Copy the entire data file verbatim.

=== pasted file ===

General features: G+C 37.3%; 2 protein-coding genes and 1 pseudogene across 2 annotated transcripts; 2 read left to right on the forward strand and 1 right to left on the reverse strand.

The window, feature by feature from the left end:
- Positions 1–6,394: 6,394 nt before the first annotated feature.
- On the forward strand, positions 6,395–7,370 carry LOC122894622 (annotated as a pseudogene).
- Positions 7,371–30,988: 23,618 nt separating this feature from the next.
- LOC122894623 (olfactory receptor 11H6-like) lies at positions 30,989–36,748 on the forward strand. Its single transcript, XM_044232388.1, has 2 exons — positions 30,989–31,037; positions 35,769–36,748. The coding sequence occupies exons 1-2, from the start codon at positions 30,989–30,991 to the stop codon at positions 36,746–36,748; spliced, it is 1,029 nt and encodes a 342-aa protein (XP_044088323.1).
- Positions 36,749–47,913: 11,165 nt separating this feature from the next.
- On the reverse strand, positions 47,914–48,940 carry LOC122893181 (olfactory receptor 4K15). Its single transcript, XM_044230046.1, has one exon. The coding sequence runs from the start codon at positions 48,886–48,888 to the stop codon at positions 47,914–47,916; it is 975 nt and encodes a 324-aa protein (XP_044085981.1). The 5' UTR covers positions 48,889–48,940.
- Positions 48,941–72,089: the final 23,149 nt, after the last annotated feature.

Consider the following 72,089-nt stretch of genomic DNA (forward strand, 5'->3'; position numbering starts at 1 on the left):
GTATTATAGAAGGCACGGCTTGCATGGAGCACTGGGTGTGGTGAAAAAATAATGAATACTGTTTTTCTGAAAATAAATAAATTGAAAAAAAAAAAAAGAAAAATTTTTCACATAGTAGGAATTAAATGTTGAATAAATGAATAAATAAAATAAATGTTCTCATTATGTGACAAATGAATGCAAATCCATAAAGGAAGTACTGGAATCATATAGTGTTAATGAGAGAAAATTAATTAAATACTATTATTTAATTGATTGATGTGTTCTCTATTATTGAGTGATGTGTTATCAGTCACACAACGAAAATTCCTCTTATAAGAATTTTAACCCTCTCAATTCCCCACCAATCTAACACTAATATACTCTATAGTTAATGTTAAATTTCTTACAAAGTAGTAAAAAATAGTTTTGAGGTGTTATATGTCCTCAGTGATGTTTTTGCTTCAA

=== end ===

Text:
General features: G+C 37.3%; 2 protein-coding genes and 1 pseudogene across 2 annotated transcripts; 2 read left to right on the forward strand and 1 right to left on the reverse strand.

The window, feature by feature from the left end:
- Positions 1–6,394: 6,394 nt before the first annotated feature.
- On the forward strand, positions 6,395–7,370 carry LOC122894622 (annotated as a pseudogene).
- Positions 7,371–30,988: 23,618 nt separating this feature from the next.
- LOC122894623 (olfactory receptor 11H6-like) lies at positions 30,989–36,748 on the forward strand. Its single transcript, XM_044232388.1, has 2 exons — positions 30,989–31,037; positions 35,769–36,748. The coding sequence occupies exons 1-2, from the start codon at positions 30,989–30,991 to the stop codon at positions 36,746–36,748; spliced, it is 1,029 nt and encodes a 342-aa protein (XP_044088323.1).
- Positions 36,749–47,913: 11,165 nt separating this feature from the next.
- On the reverse strand, positions 47,914–48,940 carry LOC122893181 (olfactory receptor 4K15). Its single transcript, XM_044230046.1, has one exon. The coding sequence runs from the start codon at positions 48,886–48,888 to the stop codon at positions 47,914–47,916; it is 975 nt and encodes a 324-aa protein (XP_044085981.1). The 5' UTR covers positions 48,889–48,940.
- Positions 48,941–72,089: the final 23,149 nt, after the last annotated feature.

Consider the following 72,089-nt stretch of genomic DNA (forward strand, 5'->3'; position numbering starts at 1 on the left):
GTATTATAGAAGGCACGGCTTGCATGGAGCACTGGGTGTGGTGAAAAAATAATGAATACTGTTTTTCTGAAAATAAATAAATTGAAAAAAAAAAAAAGAAAAATTTTTCACATAGTAGGAATTAAATGTTGAATAAATGAATAAATAAAATAAATGTTCTCATTATGTGACAAATGAATGCAAATCCATAAAGGAAGTACTGGAATCATATAGTGTTAATGAGAGAAAATTAATTAAATACTATTATTTAATTGATTGATGTGTTCTCTATTATTGAGTGATGTGTTATCAGTCACACAACGAAAATTCCTCTTATAAGAATTTTAACCCTCTCAATTCCCCACCAATCTAACACTAATATACTCTATAGTTAATGTTAAATTTCTTACAAAGTAGTAAAAAATAGTTTTGAGGTGTTATATGTCCTCAGTGATGTTTTTGCTTCAA